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Loving Day Vermont celebrates marriage equality and pushes for greater racial justice

An illustration of a Caucasian woman holding hands with an African-American man.
Vector DSGNR
Loving Day Vermont celebrations take place June 10 and June 12.

On June 12, 1967, the U.S. Supreme Court struck down all state laws against interracial marriage in the United States.

That case, Loving v. Virginia, is named for Mildred and Richard Loving, an interracial couple from Virginia who were arrested for being married.

The decision is celebrated globally on June 12 and is known as Loving Day.

The annual celebrations are meant to recognize the historic court decision, and create a day of visibility, community and education.

Sarah Brown and her husband Nicholas Glass co-founded a statewide nonprofit tied to the holiday, Loving Day Vermont.

Vermont Public's Mary Williams Engisch recently spoke with Brown about the history of Loving Day as well as the local group's goals for creating community in the state. Their conversation below has been edited and condensed for clarity.

An adult with pale skin, short brown hair and wearing glasses stands, smiling. An adult with brown skin and brown braids, stands smiling while holding a smiling small child with brown skin and brown hair pulled back into pony tails.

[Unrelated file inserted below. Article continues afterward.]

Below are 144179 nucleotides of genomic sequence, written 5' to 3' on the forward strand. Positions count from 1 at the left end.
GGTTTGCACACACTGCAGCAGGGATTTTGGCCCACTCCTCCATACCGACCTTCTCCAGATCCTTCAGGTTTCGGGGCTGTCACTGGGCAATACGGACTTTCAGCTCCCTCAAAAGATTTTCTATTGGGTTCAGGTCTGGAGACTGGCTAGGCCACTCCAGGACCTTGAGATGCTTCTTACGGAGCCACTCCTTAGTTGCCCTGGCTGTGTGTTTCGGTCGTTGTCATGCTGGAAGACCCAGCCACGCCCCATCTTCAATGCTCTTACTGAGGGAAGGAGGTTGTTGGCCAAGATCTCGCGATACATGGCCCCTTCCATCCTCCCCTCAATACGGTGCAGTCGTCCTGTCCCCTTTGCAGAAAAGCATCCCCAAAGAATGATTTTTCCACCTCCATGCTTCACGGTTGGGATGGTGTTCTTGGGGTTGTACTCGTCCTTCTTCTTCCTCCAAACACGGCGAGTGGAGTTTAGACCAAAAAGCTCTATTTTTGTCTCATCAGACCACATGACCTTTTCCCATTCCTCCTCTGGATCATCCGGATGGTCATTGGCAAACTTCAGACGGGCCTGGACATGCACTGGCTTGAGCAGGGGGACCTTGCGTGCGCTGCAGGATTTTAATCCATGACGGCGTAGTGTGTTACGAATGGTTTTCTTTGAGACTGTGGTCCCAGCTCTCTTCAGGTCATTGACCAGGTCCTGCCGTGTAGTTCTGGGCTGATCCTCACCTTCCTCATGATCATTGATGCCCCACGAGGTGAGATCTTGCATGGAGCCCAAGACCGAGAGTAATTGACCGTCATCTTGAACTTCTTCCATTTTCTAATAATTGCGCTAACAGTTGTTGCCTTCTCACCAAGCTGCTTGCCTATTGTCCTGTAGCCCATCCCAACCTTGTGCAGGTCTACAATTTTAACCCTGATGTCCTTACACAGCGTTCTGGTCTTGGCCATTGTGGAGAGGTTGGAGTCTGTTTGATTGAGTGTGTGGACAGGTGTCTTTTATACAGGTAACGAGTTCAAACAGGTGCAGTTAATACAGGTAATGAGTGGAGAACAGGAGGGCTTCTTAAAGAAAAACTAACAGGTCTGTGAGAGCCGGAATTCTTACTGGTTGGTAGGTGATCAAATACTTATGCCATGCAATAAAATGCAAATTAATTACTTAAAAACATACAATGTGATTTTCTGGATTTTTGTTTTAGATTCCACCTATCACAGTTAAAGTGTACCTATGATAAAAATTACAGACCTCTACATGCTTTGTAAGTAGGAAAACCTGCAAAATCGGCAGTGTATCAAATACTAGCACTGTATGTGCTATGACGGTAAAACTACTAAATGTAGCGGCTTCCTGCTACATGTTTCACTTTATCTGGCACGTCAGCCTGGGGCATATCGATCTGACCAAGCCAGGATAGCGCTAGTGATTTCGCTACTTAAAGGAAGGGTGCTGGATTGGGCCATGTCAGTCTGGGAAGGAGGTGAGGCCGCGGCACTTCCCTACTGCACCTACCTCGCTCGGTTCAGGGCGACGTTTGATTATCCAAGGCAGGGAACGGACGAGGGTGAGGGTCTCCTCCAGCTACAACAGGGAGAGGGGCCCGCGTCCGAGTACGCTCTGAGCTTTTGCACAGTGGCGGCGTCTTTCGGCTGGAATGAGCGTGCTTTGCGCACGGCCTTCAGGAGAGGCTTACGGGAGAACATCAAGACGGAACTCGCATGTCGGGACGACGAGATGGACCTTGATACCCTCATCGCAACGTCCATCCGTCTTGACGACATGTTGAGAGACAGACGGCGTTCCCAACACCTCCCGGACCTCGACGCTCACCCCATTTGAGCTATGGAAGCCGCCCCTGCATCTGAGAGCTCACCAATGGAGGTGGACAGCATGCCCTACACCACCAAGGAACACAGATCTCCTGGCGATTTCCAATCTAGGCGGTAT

Sarah Brown
Sarah Brown with husband Nicholas Glass and daughter Athalbjört Brown-Glass.

Mary Williams Engisch: Underneath that Supreme Court decision is the story of real people and their struggle to just be a married couple in the United States. Can you tell us more about Loving Day and its origins?

Sarah Brown: Broadly speaking, it's a global network of celebrations that honor the anniversary of this landmark case. Here in Vermont, Loving Day Vermont has been organizing events since 2014, bringing together interracial couples, multiracial families, multiracial individuals and just others who support the right to love who we love.

I understand the Vermont Legislature declared June 12th Loving Day in the state three years ago. How did you come to cofound Loving Day Vermont?

Just on a personal level, I had experienced a lot of opposition in my own family to our relationship. I had been doing some research, and really just wanting to learn more about the history of interracial relationships, and find perhaps others who could relate, to connect with and build community with.

My husband and I, when we moved to Vermont in 2012, I had just found out about the existence of Loving Day on a national level. The national organization really encourages anyone who would like to organize their own celebration in any corner of the world to do so.

I connected with the founder at a national level. We started small, perhaps 30 or 40 people in that first year. It's just continued to grow. We now have a planning committee that organizes alongside of my husband and has expanded our volunteer capacity. It's just been wonderful to see the level of community support that has been built over that span of almost 10 years now.